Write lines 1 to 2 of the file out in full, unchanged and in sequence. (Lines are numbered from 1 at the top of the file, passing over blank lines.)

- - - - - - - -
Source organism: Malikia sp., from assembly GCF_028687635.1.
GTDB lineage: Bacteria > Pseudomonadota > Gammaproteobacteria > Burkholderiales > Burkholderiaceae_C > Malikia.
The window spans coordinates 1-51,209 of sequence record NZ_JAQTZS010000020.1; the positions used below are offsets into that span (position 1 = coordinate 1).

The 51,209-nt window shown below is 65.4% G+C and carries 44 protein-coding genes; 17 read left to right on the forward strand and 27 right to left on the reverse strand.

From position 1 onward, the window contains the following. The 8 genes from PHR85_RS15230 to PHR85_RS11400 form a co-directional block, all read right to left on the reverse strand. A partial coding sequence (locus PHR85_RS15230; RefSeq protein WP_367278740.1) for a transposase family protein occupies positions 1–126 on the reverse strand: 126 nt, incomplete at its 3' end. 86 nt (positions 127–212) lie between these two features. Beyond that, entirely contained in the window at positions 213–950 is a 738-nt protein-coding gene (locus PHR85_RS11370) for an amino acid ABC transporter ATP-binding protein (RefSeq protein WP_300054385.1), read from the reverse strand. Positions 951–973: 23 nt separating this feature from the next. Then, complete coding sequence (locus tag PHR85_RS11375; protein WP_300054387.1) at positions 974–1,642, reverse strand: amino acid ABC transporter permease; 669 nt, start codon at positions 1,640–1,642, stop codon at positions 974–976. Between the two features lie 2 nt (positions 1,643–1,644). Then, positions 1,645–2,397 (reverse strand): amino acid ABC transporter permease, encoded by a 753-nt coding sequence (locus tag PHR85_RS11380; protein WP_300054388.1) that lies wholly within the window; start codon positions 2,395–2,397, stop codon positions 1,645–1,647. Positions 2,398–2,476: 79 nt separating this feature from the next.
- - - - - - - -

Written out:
Source organism: Malikia sp., from assembly GCF_028687635.1.
GTDB lineage: Bacteria > Pseudomonadota > Gammaproteobacteria > Burkholderiales > Burkholderiaceae_C > Malikia.